Micro Places – Bennett et al. (2017)

Study Reference:

Bennett, S., Newman, M., & Sydes, M. (2017). Mobile police community office: a vehicle for reducing crime, crime harm and enhancing police legitimacy? Journal of Experimental Criminology13(3), 417-428.

Location in the Matrix; Methodological Rigor; Outcome:

Micro places; General; Proactive; Very rigorous; No evidence of an effect

What police practice or strategy was examined?

This study evaluated an intervention involving components of both hot spots policing and procedural justice policing in Queensland, Australia, from late 2014 to early 2015. The intervention involved the deployment of a Mobile Police Community Office (MPCO) to 12 hot spots of crime for a period of two to three days at each hot spot. The MPCO was a mobile police van with an interior office that allowed the police to conduct regular duties. All MPCO officers received procedural justice training and were instructed to engage with community members during MPCO deployment. The MPCO was deployed during times when offending had shown to be highest in each respective hot spot, and the placement of the MPCO was selected to maximize visibility and accessibility for the public.

How was the intervention evaluated?

A randomized experiment was conducted to evaluate the intervention. Twenty-four hot spots matched into pairs on characteristics such as reported crime in the previous 12 months and physical characteristics of the locations (population density, number of businesses, public transport, etc.) were randomly assigned to receive either the treatment in addition to standard policing, or standard policing alone. The researchers examined official crime data for two months pre and post-MPCO deployment for each pair of hot spots. The researchers also developed a crime impact score for each hot spot based on the maximum penalty for the offenses that occurred and distributed surveys to community members (residents, business owners) nearby the van location asking about their perceptions of the police (fairness, respect, satisfaction, etc.).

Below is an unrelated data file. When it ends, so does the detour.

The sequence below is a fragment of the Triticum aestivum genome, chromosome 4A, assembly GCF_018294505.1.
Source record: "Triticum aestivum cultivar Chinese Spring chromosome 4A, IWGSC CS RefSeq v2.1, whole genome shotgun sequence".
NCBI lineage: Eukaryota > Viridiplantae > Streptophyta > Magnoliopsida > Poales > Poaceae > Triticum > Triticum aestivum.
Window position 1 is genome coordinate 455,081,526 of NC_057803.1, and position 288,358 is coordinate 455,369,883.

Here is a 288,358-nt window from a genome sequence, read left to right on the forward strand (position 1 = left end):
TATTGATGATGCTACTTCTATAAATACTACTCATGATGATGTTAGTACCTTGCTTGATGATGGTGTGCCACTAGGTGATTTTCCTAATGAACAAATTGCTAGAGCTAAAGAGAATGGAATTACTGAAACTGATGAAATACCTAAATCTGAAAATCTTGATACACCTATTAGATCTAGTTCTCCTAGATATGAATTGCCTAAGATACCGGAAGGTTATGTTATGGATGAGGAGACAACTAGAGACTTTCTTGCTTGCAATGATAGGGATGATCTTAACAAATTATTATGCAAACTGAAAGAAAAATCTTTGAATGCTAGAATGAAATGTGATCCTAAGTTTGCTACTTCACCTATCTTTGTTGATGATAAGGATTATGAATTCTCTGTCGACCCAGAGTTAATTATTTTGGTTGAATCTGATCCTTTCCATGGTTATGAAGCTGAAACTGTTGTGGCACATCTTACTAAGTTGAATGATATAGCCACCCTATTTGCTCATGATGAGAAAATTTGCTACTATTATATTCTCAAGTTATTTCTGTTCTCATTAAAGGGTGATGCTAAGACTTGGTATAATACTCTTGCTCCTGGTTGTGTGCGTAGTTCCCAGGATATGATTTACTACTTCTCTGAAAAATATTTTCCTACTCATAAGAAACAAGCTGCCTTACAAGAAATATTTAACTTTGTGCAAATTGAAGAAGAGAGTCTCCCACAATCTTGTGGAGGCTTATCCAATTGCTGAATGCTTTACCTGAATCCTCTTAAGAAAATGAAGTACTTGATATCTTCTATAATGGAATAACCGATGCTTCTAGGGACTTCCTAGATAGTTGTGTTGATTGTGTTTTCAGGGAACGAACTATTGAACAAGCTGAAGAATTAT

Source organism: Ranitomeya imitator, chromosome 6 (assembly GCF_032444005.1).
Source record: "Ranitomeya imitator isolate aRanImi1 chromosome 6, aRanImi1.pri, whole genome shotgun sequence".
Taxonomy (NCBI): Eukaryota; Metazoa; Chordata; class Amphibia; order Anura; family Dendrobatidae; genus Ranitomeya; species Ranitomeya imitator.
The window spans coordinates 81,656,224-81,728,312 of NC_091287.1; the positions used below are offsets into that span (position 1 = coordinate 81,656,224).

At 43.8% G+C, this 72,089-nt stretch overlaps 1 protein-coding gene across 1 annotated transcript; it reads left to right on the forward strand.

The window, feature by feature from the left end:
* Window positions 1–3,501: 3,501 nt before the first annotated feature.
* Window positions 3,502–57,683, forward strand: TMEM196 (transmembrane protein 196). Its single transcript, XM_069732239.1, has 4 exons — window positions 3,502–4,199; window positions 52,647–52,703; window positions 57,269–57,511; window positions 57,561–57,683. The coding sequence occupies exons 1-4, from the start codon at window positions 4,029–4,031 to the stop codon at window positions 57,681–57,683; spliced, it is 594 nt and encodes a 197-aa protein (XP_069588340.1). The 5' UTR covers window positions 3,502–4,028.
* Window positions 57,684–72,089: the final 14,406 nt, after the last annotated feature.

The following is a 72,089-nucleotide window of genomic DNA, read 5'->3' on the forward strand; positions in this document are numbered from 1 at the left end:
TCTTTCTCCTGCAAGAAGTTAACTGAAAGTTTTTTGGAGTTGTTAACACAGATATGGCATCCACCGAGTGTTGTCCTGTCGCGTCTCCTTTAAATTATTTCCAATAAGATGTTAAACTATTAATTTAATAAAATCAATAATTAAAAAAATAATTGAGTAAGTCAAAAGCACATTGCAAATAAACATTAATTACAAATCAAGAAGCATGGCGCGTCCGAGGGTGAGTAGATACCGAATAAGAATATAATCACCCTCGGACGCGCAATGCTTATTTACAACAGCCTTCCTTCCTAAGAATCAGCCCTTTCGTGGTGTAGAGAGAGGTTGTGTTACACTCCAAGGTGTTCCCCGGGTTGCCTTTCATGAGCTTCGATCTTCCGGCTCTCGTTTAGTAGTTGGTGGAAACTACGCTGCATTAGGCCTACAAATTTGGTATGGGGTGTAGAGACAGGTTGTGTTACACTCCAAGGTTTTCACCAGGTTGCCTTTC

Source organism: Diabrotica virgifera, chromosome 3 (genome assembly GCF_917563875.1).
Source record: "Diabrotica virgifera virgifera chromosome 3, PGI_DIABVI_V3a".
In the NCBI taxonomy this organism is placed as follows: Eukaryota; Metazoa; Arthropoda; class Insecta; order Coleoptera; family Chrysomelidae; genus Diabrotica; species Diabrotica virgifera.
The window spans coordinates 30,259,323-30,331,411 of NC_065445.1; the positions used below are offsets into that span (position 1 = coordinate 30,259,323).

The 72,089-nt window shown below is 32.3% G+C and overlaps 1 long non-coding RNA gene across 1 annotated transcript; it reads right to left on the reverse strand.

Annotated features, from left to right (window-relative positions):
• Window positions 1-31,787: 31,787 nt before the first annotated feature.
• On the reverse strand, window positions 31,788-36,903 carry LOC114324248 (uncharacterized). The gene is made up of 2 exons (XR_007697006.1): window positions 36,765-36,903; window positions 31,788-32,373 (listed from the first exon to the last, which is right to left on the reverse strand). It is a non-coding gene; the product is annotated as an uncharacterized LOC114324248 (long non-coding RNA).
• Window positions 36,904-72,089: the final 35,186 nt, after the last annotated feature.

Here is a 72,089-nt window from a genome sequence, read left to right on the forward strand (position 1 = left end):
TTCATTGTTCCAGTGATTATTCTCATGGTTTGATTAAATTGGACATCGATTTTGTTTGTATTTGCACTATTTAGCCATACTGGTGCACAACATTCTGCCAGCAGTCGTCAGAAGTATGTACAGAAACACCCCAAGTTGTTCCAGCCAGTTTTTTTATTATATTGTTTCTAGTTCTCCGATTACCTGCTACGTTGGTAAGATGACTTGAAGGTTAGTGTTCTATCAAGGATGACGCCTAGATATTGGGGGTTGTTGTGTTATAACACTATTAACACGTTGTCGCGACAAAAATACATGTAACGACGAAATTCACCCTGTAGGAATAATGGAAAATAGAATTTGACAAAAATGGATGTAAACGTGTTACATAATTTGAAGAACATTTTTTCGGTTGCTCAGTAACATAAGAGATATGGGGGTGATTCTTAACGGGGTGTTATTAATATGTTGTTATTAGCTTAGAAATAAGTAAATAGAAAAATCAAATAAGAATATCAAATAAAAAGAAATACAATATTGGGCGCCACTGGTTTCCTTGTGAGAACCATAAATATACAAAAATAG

What were the key findings?

There were no significant overall differences between the treatment and control hot spots on measures of reported crime or crime impact score. These differences were nonsignificant for the full 2-month pre and post-intervention period and specifically for the days the MPCO was deployed. There were also no significant differences in perceptions of police effectiveness, procedural justice, fear of crime, or trust in the police between community members in treatment and control hot spots.

What were the implications for law enforcement?

The authors suggest that there may have been too few hot spots to find an effect and that deploying only one vehicle may have limited the intervention. Additionally, some of the hot spots were busy commercial locations, where potential offenders may not have noticed the van. However, the authors also suggest that MPCO may have helped to maintain high levels of police legitimacy despite the increase in officer presence during the intervention.

Where can I find more information about this intervention, similar types of intervention, or related studies?